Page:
Saturday, December 8, 2007

Rails to the rescue

It's good to keep the tools in your box sharp, I'm happy I've been messing with Rails on my own, because I need to knock out a prototype for work really quickly, Rails to the rescue!

A couple notes, NetBeans 6.0 is out, and I highly recommend it as your Rails development environment. I took a few minutes to switch to the new IDE, and it's very smooth. Alas, when I switched, I was having a very hard time getting plug-ins, and getting Rails to upgrade via Gems. I was receiving weird buffer errors. Google to the rescue, there was a simple fix that involved upgrading gems..just run this command:

gem update --system

and you should be in business...thanks to the DRY blog for the heads up! I'm also incorporating the WillPaginate plug-in in this round, and I've got to mash-up with Google maps. I did find a gem for Google maps, we'll see how far I get, but I'll post any findings..


Apparently, will_paginate returns nil if your collection is smaller than the per-page. I was having a problem where I was returning an array of results for my 'position log', and it would not show up in the form where I had used

<%=will_paginate @obs_log %>

I'm not sure why, but here's the code for will_paginate..

# Renders Digg-style pagination. (We know you wanna!)
# Returns nil if there is only one page in total (can't paginate that).

def will_paginate(entries = @entries, options = {})
#total_pages =

if entries.page_count > 1
renderer = entries, options, self
links = renderer.items

content_tag :div, links, renderer.html_options

So this really does me no good, I'm sure I'm missing something obvious, but it should at least render the collection without the paging cruft. I'm just in too much of a hurry, but this was frustrating. I punted and just showed the last 30 or so with a :limit in my find_all.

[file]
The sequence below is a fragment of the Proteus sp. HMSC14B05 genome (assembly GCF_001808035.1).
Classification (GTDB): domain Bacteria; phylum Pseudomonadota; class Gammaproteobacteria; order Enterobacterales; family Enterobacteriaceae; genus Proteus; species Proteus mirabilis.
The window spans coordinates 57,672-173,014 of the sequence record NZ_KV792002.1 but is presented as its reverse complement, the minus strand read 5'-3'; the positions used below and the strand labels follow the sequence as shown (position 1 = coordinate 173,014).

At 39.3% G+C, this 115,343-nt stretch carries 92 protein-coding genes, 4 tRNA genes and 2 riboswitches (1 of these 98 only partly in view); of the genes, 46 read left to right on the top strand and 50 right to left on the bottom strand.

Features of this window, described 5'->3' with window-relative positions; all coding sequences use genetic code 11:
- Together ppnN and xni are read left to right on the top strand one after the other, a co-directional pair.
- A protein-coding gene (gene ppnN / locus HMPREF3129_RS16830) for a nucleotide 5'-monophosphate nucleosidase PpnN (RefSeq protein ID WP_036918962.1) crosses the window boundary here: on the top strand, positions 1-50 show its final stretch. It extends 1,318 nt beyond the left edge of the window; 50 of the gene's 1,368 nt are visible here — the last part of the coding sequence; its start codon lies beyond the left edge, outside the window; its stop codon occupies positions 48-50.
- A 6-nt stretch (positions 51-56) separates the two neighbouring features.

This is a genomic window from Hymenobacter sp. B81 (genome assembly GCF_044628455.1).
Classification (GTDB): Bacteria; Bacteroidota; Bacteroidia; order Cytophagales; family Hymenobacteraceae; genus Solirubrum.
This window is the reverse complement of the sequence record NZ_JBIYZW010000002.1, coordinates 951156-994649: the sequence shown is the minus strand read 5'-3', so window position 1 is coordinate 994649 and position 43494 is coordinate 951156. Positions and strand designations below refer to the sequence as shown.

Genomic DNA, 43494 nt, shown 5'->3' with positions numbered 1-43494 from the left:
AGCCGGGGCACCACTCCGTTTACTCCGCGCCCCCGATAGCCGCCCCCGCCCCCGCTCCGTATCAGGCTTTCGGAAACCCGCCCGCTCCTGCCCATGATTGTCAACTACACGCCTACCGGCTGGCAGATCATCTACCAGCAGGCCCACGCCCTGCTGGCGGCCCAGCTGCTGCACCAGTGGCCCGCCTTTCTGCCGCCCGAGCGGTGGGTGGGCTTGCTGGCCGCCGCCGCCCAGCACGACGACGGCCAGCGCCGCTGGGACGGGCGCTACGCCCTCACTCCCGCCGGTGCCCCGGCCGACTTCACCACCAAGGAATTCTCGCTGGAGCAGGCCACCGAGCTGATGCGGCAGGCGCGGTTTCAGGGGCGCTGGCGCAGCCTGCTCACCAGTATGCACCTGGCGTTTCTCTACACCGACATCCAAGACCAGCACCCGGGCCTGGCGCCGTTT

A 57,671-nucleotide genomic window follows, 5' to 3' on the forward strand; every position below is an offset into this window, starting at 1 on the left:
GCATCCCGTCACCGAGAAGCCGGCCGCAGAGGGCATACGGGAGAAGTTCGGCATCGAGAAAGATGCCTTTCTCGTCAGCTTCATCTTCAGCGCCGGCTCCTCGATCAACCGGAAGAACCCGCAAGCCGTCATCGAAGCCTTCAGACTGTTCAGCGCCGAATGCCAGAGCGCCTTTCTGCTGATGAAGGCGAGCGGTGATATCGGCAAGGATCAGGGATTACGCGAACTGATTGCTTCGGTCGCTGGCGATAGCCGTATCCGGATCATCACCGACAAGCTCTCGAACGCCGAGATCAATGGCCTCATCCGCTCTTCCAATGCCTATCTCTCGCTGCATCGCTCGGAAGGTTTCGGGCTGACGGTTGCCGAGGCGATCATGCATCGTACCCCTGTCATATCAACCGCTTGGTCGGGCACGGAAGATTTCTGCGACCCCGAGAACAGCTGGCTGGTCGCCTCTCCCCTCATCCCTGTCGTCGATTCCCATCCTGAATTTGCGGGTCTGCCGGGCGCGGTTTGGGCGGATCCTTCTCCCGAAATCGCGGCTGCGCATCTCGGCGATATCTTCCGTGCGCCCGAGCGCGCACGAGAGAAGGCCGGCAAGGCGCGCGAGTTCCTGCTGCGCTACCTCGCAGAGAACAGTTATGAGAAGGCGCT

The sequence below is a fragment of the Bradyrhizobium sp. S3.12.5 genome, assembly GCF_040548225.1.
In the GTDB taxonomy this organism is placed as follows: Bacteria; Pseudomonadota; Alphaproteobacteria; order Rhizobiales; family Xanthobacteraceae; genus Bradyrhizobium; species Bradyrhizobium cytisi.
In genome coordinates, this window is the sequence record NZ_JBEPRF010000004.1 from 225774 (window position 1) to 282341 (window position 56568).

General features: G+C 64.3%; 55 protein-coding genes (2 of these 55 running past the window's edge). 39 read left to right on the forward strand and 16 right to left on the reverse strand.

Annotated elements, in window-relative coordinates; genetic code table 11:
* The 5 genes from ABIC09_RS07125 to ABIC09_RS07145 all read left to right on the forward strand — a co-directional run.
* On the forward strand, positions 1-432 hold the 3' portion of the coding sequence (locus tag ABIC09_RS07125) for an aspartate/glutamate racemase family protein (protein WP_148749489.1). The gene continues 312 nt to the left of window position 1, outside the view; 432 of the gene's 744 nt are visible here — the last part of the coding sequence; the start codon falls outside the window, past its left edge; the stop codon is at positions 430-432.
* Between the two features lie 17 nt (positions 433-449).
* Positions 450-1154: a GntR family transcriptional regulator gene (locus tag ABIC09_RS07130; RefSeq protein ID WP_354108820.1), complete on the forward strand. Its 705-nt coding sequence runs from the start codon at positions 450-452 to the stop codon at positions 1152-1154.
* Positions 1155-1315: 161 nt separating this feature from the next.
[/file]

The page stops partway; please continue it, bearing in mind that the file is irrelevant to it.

I want to present a REST-ful interface for my app to accept data from a mobile with a GPS, I ran across this RailsCast on REST, which seems useful...

Monday, December 3, 2007

will paginate

I've been working on a Rails app as a sort of hobby, it's for a site that I'm prototyping for fun, and we'll see where it goes. I've been off and on, depending on the home schedule, but having a concrete goal helps in my effort to keep my chops up. My areas of focus right now are Ruby, Rails, AJAX, JavaScript (with the Dojo toolkit), as well as CSS and design (never my strong suit). The things I work on lately are quite fun and challenging, but have taken me away from heads-down web app coding for quite a while.

Anyhow, working with the project, pagination turns out to be deprecated in Rails. I grabbed the new plug-in, classic_pagination, but the first thing I got is a notice that it's dead code, and I should move to WillPaginate. I love working with Rails, but the capricious nature of open source does have its drawbacks! Anyhow, I'm working with it, it looks nice. I found a quick jump-start on a RailsCast episode dedicated to pagination, linked here. RailsCast is a fine resource, and I highly recommend it.

One thing I would point out, and something that I'm still working to change, is to wake up to the fact that Rails and Ruby let you pop open a console and work with your code while you code. Try things out, see what responses you get, and if it looks good, copy it into your codebase. As a Java monkey, this is still a foreign mode of operation. The point is, if you're used to coding Java like I am, get used to having that console open, and monkey with your code! Check out the RailsCast, and give WillPaginate a try.

Taking the Social Web into the virtual world

Here's an interesting article on IBM's efforts to blend social software, identity, and the virtual world through Lotus.

IBM Lotus programmers and engineers from IBM's research groups are currently working on ways to employ virtual reality technologies with Lotus Connections social computing software, said Jeff Schick, vice president of social computing for IBM.

I heard someone describe the 3D web by saying 'people are back', and I think this is the true strength of environments like Second Life. It's not about the graphics or a particular virtual space, it's about the people and experiences that are available. Maintaining and monitoring a social network is Web2.0, the 3D web is about being present with friends and peers in meaningful ways, through virtual experiences.